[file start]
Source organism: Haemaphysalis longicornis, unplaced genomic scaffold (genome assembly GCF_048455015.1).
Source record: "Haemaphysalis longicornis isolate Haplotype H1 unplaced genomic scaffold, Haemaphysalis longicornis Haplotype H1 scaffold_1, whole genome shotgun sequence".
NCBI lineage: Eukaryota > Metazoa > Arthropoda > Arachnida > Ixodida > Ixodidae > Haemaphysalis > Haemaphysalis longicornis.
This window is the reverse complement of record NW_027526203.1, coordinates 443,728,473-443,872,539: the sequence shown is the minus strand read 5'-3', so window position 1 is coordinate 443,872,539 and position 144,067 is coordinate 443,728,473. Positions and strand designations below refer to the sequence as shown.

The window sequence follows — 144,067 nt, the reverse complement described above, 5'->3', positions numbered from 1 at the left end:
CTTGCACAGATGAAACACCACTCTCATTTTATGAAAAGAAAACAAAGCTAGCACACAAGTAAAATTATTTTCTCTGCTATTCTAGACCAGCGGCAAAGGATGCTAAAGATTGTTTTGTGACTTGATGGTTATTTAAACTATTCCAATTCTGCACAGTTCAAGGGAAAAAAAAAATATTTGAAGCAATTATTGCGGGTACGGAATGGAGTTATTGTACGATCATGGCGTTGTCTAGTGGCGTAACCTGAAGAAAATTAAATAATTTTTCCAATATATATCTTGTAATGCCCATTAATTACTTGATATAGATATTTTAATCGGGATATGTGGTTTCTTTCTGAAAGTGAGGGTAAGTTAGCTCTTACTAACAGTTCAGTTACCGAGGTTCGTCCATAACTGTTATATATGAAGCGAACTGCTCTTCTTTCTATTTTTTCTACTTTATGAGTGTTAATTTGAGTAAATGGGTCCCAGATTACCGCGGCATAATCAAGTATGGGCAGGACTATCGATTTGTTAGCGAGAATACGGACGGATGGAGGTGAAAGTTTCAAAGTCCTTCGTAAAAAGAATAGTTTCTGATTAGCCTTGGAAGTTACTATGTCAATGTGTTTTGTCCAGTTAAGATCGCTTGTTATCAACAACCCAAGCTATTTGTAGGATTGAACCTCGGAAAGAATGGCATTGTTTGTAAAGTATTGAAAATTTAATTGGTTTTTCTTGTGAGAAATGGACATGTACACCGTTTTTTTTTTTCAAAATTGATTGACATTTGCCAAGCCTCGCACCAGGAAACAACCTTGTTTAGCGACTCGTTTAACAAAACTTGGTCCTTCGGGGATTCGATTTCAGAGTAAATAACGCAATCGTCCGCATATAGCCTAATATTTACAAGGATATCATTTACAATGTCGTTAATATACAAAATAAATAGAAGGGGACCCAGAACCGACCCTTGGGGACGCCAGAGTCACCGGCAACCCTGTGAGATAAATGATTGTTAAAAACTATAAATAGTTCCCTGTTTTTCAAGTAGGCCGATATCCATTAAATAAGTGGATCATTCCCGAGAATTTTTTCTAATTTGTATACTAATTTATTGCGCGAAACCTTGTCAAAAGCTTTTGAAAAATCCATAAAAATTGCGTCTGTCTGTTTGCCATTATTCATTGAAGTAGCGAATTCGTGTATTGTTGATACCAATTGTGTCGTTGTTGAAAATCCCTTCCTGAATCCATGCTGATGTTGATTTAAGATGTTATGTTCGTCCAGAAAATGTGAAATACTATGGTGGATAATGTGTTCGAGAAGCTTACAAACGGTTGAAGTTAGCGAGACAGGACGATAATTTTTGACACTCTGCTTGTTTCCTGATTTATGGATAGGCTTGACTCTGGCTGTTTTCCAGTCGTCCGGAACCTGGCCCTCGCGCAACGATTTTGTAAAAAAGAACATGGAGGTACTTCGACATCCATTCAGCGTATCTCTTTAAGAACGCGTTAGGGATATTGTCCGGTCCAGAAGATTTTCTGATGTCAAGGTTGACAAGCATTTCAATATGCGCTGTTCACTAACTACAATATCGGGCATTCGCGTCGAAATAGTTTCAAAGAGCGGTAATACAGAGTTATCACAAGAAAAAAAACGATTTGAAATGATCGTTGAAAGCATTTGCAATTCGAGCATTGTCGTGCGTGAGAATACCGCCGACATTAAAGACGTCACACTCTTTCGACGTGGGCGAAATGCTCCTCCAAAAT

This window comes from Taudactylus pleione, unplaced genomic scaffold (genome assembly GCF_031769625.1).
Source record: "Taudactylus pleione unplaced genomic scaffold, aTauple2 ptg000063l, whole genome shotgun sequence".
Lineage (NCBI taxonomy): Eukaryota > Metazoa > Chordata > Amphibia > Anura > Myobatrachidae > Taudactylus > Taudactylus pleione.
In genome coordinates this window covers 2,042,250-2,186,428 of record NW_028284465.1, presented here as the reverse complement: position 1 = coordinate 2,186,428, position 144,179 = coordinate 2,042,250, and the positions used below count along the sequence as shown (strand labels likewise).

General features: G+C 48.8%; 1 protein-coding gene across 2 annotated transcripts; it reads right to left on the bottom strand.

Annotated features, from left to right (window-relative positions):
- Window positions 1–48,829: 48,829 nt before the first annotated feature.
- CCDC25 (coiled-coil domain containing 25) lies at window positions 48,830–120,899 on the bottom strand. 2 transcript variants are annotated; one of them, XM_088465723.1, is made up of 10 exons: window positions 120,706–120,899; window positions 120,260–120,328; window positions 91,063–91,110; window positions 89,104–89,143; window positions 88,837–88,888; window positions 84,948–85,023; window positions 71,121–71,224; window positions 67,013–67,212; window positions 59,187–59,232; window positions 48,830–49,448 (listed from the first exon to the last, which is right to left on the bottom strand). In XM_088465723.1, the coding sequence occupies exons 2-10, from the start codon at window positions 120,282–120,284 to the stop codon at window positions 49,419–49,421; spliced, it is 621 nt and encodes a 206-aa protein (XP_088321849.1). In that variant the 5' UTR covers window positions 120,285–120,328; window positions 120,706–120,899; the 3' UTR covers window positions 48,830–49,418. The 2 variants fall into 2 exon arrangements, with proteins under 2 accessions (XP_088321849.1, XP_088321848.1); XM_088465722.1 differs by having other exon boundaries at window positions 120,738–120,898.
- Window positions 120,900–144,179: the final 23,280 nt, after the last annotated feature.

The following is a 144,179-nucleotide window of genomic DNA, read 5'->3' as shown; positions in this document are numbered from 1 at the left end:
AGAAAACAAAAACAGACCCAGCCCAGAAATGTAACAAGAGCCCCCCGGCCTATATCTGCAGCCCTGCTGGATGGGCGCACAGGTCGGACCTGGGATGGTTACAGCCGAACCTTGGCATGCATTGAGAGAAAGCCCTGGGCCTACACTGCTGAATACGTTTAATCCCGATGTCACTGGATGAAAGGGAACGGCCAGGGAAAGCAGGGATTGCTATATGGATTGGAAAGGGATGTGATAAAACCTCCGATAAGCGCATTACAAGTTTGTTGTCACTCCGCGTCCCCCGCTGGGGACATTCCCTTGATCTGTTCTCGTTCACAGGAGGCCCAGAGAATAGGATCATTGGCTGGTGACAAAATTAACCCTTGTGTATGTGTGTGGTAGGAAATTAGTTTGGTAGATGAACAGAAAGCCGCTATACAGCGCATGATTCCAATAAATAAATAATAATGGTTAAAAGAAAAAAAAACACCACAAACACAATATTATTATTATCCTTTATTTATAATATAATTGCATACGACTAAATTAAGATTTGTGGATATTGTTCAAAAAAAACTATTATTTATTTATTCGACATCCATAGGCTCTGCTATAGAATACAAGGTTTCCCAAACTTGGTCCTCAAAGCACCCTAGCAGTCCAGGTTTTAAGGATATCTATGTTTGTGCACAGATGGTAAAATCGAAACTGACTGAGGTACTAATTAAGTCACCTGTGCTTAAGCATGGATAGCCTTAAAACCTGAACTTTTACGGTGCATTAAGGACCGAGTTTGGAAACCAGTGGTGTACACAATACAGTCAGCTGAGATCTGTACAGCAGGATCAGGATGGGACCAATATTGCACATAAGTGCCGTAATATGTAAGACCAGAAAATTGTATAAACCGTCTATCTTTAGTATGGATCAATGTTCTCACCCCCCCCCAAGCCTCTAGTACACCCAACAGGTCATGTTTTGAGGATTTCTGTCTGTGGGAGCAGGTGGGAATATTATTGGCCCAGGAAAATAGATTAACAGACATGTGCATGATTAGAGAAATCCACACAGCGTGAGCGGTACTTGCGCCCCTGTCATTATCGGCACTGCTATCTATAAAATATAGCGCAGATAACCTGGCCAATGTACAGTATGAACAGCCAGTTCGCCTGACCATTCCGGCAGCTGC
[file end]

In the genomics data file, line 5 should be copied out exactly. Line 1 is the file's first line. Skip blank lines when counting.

The window sequence follows — 144,067 nt, the reverse complement described above, 5'->3', positions numbered from 1 at the left end: